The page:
Truth About Hyatt’s New 15% Discount Rate

Hotel chains want you to book directly through them because it costs them less to make a reservation themselves than it does to pay a commission to Expedia or other online travel sites (or travel agents). Hyatt has a new attempt at this you need to know about — a 15% discount — but beware.

More than a dozen years ago hotel chains started to focus on driving their most frequent consumers to their websites by limiting points-earning to reservations made directly, limiting elite stay-earning, and in some cases even limiting points. While individual hotel treatment may vary:

  • Major chains do not offer points-earning on room rates booked through many third party channels.

  • Major chains do not offer elite qualifying nights for these third party bookings.

  • Now only Marriott (among major chains) honors elite benefits on such stays.

For both a chain’s best customers and for infrequent guests, they also had to make consumers believe they’d be able to get the best deal by booking direct. That’s why chains offered ‘Best Rate Guarantees’ though those are so fraught with fine print and gotchas that they’re more marketing spin than offer that most consumers are able to benefit from. Hyatt’s best rate guarantee is weak sauce.

Expedia Dancers Flickr: Juggernautco

A couple of years ago, starting with Hilton, hotel chains began to rewrite third party contracts to allow themselves to offer cheaper rates on their own websites than offered through these third parties.
Sometimes, and only by a little. It’s enough to let them say they have the best rates on their own sites, ‘only for members’ (making the rates ‘private’ is key to this differentiation, and also drives signups in their loyalty programs).

Hyatt’s member discounts were often up to 10% off, better than the 2% – 5% offered to competitors, but still not generally any better or at least materially better than AAA rates.

Hyatt has now just launched a new member discount:

  • Up to 15% off
  • Prepaid and non-changeable
  • Requires 14 day advance purchase
  • Still at the discretion of individual hotels to offer, so whether the rate is available or not (and how much off) will be property-dependent
  • Initially available at Andaz Mayakoba, Grand Hyatt Playa del Carmen, Hyatt Regency Atlanta, Park Hyatt Buenos Aires, and Park Hyatt St Kitts.

Park Hyatt Buenos Aires

Here’s the Park Hyatt St. Kitts. The regular member rate is showing 15% off. The advance purchase member rate is showing 20% off, more than Hyatt tells you to expect. But I wouldn’t book the 20% off rate. AAA with breakfast is cancellable for $20 more.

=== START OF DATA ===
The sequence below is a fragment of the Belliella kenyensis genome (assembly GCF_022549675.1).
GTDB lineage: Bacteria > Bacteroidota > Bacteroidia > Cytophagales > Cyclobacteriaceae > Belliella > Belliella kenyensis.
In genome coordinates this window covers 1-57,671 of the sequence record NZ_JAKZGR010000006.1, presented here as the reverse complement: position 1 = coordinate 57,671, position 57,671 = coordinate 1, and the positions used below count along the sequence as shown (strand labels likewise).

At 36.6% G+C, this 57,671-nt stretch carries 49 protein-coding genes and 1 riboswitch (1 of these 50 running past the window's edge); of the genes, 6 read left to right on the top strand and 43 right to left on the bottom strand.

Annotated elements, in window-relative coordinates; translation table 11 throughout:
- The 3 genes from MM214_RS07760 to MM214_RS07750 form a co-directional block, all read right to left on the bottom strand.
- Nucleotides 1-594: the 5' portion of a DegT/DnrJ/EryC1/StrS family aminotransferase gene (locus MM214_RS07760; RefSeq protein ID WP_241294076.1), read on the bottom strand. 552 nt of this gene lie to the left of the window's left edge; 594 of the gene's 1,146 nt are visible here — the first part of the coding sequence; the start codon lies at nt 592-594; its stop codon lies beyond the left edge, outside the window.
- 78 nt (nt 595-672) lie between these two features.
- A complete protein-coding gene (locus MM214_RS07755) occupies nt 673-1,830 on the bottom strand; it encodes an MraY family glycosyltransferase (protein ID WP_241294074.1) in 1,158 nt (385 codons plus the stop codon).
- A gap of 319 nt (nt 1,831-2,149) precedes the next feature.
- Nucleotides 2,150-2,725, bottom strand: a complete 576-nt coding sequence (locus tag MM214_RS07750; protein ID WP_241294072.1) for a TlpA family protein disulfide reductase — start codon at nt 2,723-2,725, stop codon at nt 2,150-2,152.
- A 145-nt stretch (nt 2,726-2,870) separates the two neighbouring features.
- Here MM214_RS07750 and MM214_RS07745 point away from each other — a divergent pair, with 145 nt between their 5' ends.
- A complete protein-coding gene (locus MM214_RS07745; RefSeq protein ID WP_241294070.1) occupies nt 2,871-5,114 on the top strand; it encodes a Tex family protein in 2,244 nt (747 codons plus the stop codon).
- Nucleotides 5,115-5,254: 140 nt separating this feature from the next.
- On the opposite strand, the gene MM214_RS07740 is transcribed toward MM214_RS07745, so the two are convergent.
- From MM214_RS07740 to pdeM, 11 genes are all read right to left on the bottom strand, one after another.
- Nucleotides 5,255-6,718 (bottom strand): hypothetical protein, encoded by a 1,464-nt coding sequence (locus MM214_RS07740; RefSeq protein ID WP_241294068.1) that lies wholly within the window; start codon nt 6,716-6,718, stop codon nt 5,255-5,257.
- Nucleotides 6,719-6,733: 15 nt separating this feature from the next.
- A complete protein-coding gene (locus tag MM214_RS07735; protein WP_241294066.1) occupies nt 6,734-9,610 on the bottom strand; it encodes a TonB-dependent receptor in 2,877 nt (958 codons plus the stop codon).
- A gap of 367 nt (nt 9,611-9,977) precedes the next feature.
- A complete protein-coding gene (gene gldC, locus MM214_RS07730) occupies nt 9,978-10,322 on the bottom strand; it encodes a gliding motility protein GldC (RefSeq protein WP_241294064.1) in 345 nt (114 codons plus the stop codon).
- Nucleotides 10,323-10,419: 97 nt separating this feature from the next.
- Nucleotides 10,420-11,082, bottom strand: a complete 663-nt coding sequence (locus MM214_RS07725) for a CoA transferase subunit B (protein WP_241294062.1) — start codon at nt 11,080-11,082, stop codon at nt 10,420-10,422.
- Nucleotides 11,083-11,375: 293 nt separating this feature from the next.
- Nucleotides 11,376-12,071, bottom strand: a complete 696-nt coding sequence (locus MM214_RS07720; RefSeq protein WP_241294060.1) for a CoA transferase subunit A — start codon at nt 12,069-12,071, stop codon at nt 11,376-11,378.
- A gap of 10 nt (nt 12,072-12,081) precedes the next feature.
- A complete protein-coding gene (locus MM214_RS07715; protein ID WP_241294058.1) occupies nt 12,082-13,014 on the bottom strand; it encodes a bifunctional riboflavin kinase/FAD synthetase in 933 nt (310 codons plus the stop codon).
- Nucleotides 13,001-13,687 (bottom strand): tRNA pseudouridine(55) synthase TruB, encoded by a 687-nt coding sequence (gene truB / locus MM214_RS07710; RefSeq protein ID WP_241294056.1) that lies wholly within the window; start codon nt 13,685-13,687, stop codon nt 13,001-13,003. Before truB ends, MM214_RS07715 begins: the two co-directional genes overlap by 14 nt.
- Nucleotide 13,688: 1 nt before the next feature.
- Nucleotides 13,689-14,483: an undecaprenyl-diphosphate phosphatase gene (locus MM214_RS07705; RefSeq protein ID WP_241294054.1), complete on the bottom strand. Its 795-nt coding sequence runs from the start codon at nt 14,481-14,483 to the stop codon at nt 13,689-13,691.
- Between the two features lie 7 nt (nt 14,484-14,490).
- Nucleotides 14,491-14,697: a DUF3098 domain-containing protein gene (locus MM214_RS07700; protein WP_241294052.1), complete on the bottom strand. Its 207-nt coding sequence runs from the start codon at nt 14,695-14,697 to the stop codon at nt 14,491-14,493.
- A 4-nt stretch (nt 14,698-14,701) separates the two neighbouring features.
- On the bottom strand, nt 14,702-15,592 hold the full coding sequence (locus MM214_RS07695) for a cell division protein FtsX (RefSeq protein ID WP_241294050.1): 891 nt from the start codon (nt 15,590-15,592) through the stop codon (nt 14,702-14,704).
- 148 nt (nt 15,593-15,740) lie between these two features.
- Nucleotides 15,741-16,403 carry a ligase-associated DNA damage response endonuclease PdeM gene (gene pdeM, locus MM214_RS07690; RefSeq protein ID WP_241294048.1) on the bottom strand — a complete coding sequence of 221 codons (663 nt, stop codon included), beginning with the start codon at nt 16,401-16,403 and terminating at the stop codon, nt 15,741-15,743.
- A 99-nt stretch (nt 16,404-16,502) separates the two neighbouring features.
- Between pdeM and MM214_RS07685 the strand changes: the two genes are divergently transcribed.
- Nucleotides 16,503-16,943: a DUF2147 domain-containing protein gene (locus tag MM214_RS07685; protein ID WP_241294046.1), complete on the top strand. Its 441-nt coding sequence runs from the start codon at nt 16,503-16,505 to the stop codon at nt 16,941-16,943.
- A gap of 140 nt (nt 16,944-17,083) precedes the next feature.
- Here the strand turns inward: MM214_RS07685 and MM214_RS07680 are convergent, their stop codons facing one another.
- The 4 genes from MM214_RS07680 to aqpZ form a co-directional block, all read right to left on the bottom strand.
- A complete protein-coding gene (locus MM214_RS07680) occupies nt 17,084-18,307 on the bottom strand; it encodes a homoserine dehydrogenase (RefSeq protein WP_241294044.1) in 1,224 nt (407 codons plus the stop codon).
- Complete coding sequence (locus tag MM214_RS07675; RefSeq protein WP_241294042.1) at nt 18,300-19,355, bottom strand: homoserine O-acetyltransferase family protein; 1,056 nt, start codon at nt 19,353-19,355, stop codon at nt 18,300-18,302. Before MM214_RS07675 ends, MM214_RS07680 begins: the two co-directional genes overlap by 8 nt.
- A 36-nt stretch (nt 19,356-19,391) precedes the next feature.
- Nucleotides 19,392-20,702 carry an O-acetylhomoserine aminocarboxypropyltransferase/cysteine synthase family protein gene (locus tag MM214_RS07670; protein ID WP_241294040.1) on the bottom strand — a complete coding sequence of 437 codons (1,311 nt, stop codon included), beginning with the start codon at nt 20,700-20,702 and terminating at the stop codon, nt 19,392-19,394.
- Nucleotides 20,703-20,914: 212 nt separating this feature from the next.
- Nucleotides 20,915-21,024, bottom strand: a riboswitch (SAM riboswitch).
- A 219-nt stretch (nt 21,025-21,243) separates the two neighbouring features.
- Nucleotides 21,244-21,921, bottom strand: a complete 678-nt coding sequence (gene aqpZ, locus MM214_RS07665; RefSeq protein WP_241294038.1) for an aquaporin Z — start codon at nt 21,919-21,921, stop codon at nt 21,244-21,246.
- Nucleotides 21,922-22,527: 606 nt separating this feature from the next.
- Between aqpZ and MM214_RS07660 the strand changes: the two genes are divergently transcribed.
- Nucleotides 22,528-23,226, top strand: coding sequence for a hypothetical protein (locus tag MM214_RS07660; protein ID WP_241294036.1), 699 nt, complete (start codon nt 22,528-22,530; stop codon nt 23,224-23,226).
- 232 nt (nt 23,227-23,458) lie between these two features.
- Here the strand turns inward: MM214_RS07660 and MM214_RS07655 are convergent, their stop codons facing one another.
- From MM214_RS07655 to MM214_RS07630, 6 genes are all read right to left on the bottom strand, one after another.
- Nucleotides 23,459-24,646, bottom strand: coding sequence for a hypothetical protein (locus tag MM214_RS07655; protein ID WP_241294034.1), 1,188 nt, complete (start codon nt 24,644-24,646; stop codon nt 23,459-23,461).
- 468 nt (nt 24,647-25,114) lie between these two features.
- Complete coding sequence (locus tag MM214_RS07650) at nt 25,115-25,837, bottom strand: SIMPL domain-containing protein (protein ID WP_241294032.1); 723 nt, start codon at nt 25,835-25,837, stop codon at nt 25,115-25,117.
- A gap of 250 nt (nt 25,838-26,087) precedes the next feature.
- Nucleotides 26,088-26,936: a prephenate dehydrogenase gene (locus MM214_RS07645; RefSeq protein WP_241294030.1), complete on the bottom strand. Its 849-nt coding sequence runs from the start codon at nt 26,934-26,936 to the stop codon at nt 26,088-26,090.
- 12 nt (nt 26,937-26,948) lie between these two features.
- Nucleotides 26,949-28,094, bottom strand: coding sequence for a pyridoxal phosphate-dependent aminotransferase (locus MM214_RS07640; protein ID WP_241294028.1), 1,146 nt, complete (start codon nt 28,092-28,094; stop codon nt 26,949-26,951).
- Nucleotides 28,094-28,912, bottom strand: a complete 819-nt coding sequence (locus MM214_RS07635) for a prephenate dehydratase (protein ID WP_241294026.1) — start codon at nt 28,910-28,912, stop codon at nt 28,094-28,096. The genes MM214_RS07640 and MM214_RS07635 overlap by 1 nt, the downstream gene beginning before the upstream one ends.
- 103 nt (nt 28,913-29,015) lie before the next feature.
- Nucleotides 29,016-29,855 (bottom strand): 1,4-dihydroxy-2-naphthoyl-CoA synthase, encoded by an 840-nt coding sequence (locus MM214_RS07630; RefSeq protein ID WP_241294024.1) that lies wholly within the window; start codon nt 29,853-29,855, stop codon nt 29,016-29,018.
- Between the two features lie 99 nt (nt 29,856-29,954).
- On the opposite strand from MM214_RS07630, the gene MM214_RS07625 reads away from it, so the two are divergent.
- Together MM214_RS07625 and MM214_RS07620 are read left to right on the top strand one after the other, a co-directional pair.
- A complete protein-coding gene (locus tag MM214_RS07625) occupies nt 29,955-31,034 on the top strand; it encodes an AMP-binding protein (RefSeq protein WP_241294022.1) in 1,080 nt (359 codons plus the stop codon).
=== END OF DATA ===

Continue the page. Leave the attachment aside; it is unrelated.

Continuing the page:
At Grand Hyatt Playa del Carmen they’re offering members 15% off the standard rate (BAR) but they’re also offering 15% off to AAA members – and the AAA rate is cancellable.

While this won’t likely always be so, the first date I checked at the Hyatt Regency Atlanta had the same prepaid member rate as the member rate – both the same as the ‘standard’ rate (i.e. no discount for members, no discount for giving up flexibility, but still offering both). And all of those rates were more expensive than the AAA rate.

This is why I keep renewing my AAA membership.

Online travel sites are useful as one-stop shops to compare options for consumers who don’t know up front which hotel they want to book. Their technology is at least marginally better than that of the major chains. They compete to show consumers what they want as quickly as possible. So they provide a better booking experience. For hotel chains to shift consumers to book direct, they need to:

  1. Show consumers the product that best meets their needs

  2. Offer consumers the best price on that product

  3. Give them the best user experience

So far the discounts on their own hotels — sometimes — only gets them a small piece of the way there.

About Gary Leff

Gary Leff is one of the foremost experts in the field of miles, points, and frequent business travel - a topic he has covered since 2002. Co-founder of frequent flyer community, emcee of the Freddie Awards, and named one of the "World's Top Travel Experts" by Conde' Nast Traveler (2010-Present) Gary has been a guest on most major news media, profiled in several top print publications, and published broadly on the topic of consumer loyalty. More About Gary »

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  1. Good point Gary still wondering where Hyatt is going with it’s rewards program

  2. Gary. Hyatt has lost its way. My wife asked why we stay at Marriott and SPG all of a sudden maybe 10 months ago. I told my wife that I didn’t leave Hyatt, but Hyatt left me.

    When they figure out how to reward repeat business I will be back

  3. I love Hyatt. This new rate is useful for me. If I have a trip I know I won’t change then I’ll take the discount. If not I won’t.

  4. It is available at many other Hyatt hotels as well. Some of them are within $2-3 of the other rates (non-AAA) but some of them are pretty good

  5. Getting “Up to 15% off” for a non-refundable 14 day advance purchase makes little sense in most cases. Our data shows the average price drop is 12% for hotel booking at least 14 days out.

  6. Since you mentioned them in the article I would just like to mention that I am currently staying at the Park Hyatt St. Kitts and last year stayed at the Andaz Mayakoba. Both properties are fantastic. Here at St. Kitts, as a Globalist, I was upgraded to suite which includes an expansive deck and private swimming pool. All this with points. I could never afford to do this without the loyalty program. Currently also Platinum Premier with Marriott/Starwood and formally Diamond with Hilton, I have the experience to know that Hyatt still outshines the rest.

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